"I've no reason to feel guilty for anything any more," mom Sophie Serrano said of the court's decision

By Tara Fowler
February 12, 2015 06:50 PM
Valery Hache/AFP/Getty

Two French families will receive compensation totaling $2.1 million after their babies were switched at birth.

A court decided on Tuesday that the daughters, now both 20, will get €400,000 each, while the three parents involved in the case will take home €300,000 apiece, the Associated Press reports. An additional three siblings were rewarded €60,000.

Two decades ago, an exhausted Sophie Serrano gave her newborn girl Manon, who was suffering from jaundice, to nurses to put in an incubator.

When her baby was returned to her, she recalls thinking her hair didn’t look the same.

Elsewhere at the private maternity clinic in Cannes, another new mom, who has not been publicly named, was having similar concerns about her daughter Mathilde.

Three years later, the consequences of a careless auxiliary nurse’s error began to show themselves. Manon’s hair grew curly, her skin dark. She looked nothing like either one of her parents, leading to rumors of Serrano’s infidelity.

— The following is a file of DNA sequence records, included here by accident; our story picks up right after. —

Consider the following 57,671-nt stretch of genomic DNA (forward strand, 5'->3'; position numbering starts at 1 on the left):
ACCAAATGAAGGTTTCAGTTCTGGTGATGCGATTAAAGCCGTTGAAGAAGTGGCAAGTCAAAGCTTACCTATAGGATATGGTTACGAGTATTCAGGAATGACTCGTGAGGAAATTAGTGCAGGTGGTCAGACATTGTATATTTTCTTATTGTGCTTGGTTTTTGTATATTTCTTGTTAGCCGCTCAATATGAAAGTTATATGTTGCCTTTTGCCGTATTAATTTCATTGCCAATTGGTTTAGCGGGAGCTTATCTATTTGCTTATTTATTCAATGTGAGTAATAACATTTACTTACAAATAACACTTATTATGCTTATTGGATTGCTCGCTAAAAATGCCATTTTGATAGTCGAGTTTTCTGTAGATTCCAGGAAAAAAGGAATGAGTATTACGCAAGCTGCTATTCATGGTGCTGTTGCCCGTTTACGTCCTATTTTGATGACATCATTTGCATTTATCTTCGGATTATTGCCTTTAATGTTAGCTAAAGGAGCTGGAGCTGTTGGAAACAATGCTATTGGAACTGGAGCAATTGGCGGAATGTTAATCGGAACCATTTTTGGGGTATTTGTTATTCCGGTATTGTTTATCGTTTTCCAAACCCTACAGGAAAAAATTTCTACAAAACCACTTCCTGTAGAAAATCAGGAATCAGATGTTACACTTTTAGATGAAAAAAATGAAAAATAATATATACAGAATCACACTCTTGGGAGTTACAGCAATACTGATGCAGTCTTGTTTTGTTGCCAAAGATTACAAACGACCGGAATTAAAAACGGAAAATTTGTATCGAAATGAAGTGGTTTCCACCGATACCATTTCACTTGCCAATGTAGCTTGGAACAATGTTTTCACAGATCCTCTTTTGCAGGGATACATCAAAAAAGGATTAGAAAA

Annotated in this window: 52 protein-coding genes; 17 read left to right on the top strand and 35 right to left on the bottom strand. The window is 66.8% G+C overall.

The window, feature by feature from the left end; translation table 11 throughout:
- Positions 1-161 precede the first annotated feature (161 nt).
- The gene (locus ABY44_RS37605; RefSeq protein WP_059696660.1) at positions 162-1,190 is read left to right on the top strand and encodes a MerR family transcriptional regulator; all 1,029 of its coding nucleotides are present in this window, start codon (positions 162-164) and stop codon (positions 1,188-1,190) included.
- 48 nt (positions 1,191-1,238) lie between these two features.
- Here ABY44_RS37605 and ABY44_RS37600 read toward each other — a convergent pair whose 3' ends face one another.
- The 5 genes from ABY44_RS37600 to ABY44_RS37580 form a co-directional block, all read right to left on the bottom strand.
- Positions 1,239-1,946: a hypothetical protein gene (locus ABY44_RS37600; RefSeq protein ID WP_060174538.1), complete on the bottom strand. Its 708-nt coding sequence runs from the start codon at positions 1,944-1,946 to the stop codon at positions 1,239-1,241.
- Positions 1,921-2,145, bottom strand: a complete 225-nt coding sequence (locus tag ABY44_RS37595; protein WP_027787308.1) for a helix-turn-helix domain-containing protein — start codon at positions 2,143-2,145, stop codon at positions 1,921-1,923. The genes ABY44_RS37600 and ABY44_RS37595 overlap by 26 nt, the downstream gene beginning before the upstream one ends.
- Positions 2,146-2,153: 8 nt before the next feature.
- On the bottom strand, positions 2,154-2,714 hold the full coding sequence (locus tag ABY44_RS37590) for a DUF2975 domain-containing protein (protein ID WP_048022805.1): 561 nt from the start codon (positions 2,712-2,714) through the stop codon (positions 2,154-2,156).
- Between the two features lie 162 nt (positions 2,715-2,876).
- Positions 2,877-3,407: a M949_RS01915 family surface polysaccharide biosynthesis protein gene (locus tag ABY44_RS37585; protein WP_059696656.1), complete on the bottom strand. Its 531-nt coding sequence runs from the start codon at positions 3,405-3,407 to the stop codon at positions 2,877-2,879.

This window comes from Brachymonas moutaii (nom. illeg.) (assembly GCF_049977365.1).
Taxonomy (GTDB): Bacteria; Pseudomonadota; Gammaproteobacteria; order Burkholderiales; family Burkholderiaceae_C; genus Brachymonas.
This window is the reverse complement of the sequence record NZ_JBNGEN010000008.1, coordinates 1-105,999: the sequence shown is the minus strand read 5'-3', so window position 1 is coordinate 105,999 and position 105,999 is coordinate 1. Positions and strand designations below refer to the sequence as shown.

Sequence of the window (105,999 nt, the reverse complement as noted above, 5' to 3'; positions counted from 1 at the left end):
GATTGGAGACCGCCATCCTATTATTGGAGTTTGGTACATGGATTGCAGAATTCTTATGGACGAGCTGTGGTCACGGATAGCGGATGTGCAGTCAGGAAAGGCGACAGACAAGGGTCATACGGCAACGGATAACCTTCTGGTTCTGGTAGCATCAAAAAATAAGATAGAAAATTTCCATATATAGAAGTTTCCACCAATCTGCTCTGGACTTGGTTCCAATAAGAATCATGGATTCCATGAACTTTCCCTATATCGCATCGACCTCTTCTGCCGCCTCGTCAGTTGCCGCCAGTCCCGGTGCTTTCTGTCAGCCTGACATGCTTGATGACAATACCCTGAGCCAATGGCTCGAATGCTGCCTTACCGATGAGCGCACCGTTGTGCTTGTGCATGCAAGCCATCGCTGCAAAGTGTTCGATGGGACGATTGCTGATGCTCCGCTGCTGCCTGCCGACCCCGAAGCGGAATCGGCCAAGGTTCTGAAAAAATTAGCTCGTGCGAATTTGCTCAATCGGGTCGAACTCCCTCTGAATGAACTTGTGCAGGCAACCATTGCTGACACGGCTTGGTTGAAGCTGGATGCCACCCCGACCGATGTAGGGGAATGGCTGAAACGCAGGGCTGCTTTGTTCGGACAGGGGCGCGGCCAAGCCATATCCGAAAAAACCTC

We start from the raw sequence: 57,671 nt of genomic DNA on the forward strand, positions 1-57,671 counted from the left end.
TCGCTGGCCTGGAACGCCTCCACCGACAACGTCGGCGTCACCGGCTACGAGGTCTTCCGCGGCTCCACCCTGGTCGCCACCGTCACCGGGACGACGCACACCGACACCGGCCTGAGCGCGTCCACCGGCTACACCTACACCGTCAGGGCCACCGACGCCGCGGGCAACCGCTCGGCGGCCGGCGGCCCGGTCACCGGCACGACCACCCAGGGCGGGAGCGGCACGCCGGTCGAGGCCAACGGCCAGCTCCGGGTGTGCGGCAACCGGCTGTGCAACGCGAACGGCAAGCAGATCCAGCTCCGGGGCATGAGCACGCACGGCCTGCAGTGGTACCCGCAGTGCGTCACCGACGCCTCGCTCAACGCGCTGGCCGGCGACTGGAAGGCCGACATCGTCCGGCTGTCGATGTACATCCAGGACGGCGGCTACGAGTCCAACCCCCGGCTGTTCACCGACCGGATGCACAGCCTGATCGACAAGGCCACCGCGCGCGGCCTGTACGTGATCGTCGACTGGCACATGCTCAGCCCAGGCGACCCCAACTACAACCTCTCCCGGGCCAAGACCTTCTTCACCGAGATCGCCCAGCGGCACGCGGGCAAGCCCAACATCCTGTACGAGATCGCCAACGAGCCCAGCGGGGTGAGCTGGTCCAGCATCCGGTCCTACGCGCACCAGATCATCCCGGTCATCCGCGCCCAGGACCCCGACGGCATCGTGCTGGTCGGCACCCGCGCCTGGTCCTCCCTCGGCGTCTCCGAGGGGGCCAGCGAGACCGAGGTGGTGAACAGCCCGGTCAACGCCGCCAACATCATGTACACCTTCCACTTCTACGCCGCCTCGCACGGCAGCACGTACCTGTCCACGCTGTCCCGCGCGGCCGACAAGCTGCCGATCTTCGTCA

Manon’s father left Serrano as the gossip gained momentum. He eventually insisted on a paternity test – which revealed the truth: Manon was not his daughter.

Serrano underwent her own DNA test and learned that Manon wasn’t hers either. She was shocked. “I was lost, completely knocked sideways,” she told reporters later.

She alerted the clinic in question and an investigation was launched. Her biological child was found less than 20 miles away.

“Finally, after so many years, the error has been recognized,” Serrano, now 38, said of the court’s decision.

“Now I’m cleared of everything. I’ve no reason to feel guilty for anything any more.”